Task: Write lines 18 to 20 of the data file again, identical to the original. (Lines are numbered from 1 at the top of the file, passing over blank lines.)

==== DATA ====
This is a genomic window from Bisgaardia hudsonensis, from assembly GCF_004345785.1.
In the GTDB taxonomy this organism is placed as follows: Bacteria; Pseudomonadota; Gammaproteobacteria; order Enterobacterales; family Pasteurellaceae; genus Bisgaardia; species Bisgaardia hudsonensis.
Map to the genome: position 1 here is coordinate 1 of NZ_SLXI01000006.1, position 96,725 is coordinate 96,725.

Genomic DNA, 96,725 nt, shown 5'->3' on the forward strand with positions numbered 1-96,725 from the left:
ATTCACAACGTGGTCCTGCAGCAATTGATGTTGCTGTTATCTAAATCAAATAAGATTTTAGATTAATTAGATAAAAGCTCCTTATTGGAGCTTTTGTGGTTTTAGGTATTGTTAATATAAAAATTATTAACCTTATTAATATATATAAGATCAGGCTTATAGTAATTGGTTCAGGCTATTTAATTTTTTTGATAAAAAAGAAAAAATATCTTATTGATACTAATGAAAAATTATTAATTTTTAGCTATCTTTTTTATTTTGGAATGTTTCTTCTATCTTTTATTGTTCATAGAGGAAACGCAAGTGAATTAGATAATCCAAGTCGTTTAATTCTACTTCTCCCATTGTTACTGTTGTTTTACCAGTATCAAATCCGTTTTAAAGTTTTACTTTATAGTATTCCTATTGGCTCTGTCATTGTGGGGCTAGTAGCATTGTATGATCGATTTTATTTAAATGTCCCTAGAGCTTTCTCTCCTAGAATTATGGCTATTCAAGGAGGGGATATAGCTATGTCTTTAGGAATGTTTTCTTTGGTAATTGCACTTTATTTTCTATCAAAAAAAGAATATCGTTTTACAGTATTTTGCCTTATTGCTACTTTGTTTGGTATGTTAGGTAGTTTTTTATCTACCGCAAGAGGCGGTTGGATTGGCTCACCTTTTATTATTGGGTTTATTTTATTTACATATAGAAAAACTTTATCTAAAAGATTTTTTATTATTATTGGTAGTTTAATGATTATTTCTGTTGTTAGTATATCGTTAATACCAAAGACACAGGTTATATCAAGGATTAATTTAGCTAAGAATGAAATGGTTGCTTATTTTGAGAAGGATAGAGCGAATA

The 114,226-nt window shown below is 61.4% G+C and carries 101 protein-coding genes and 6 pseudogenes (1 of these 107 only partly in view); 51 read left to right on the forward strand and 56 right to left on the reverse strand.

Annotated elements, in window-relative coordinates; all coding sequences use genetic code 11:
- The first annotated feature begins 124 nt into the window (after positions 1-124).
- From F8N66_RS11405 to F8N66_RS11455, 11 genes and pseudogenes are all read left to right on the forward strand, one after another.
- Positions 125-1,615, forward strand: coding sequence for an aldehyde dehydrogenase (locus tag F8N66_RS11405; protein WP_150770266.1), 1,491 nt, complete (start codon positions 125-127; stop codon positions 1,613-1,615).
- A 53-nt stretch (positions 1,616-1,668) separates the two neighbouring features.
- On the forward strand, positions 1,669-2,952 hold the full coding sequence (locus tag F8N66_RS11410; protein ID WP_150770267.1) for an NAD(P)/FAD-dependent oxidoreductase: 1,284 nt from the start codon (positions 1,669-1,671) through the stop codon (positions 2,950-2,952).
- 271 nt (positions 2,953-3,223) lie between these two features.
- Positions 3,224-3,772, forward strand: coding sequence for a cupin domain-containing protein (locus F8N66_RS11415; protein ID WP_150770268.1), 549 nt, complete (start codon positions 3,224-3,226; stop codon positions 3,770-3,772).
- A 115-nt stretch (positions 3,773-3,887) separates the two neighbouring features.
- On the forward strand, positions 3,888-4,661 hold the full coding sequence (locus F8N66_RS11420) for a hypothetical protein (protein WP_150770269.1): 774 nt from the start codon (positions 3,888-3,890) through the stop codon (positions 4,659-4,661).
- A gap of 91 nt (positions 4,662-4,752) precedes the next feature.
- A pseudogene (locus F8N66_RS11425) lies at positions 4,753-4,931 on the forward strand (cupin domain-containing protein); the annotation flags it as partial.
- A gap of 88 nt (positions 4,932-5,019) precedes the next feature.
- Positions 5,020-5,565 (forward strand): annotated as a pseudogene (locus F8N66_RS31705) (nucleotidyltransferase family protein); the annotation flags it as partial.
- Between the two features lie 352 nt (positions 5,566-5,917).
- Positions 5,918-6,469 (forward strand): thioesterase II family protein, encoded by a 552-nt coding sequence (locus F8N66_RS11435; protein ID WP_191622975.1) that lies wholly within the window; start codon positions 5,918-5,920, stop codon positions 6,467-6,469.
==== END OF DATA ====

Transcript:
- A pseudogene (locus F8N66_RS11425) lies at positions 4,753-4,931 on the forward strand (cupin domain-containing protein); the annotation flags it as partial.
- A gap of 88 nt (positions 4,932-5,019) precedes the next feature.
- Positions 5,020-5,565 (forward strand): annotated as a pseudogene (locus F8N66_RS31705) (nucleotidyltransferase family protein); the annotation flags it as partial.